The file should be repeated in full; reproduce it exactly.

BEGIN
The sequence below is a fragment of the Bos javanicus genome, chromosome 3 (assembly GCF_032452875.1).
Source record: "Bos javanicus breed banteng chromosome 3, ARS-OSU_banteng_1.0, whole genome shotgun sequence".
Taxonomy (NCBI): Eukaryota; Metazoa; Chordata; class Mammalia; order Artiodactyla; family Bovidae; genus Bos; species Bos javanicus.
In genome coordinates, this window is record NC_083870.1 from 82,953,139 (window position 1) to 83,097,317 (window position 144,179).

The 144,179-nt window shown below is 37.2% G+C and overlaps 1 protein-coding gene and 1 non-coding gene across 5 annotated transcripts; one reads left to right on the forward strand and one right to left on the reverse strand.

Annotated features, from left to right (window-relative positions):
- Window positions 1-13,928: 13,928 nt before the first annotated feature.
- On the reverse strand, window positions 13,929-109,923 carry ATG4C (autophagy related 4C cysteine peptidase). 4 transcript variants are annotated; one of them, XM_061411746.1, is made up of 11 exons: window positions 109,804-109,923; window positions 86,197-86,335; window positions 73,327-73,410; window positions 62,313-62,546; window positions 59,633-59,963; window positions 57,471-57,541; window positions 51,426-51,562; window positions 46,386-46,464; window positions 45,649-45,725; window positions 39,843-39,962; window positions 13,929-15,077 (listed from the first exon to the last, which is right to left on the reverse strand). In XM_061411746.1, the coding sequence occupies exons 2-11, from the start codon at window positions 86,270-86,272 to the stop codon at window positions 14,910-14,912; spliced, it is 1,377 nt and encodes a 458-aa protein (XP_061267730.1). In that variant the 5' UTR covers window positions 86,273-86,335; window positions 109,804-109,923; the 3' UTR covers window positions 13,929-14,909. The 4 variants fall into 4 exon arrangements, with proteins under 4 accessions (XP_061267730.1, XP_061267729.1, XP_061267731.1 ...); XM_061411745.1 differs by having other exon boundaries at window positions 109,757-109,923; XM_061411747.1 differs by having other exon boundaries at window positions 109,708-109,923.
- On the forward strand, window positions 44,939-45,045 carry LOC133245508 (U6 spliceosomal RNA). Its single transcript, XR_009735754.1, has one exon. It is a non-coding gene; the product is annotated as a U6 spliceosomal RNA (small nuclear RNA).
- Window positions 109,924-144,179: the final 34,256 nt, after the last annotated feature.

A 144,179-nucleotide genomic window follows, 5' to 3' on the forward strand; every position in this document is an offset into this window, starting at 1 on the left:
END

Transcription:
The sequence below is a fragment of the Bos javanicus genome, chromosome 3 (assembly GCF_032452875.1).
Source record: "Bos javanicus breed banteng chromosome 3, ARS-OSU_banteng_1.0, whole genome shotgun sequence".
Taxonomy (NCBI): Eukaryota; Metazoa; Chordata; class Mammalia; order Artiodactyla; family Bovidae; genus Bos; species Bos javanicus.
In genome coordinates, this window is record NC_083870.1 from 82,953,139 (window position 1) to 83,097,317 (window position 144,179).

The 144,179-nt window shown below is 37.2% G+C and overlaps 1 protein-coding gene and 1 non-coding gene across 5 annotated transcripts; one reads left to right on the forward strand and one right to left on the reverse strand.

Annotated features, from left to right (window-relative positions):
- Window positions 1-13,928: 13,928 nt before the first annotated feature.
- On the reverse strand, window positions 13,929-109,923 carry ATG4C (autophagy related 4C cysteine peptidase). 4 transcript variants are annotated; one of them, XM_061411746.1, is made up of 11 exons: window positions 109,804-109,923; window positions 86,197-86,335; window positions 73,327-73,410; window positions 62,313-62,546; window positions 59,633-59,963; window positions 57,471-57,541; window positions 51,426-51,562; window positions 46,386-46,464; window positions 45,649-45,725; window positions 39,843-39,962; window positions 13,929-15,077 (listed from the first exon to the last, which is right to left on the reverse strand). In XM_061411746.1, the coding sequence occupies exons 2-11, from the start codon at window positions 86,270-86,272 to the stop codon at window positions 14,910-14,912; spliced, it is 1,377 nt and encodes a 458-aa protein (XP_061267730.1). In that variant the 5' UTR covers window positions 86,273-86,335; window positions 109,804-109,923; the 3' UTR covers window positions 13,929-14,909. The 4 variants fall into 4 exon arrangements, with proteins under 4 accessions (XP_061267730.1, XP_061267729.1, XP_061267731.1 ...); XM_061411745.1 differs by having other exon boundaries at window positions 109,757-109,923; XM_061411747.1 differs by having other exon boundaries at window positions 109,708-109,923.
- On the forward strand, window positions 44,939-45,045 carry LOC133245508 (U6 spliceosomal RNA). Its single transcript, XR_009735754.1, has one exon. It is a non-coding gene; the product is annotated as a U6 spliceosomal RNA (small nuclear RNA).
- Window positions 109,924-144,179: the final 34,256 nt, after the last annotated feature.

A 144,179-nucleotide genomic window follows, 5' to 3' on the forward strand; every position in this document is an offset into this window, starting at 1 on the left: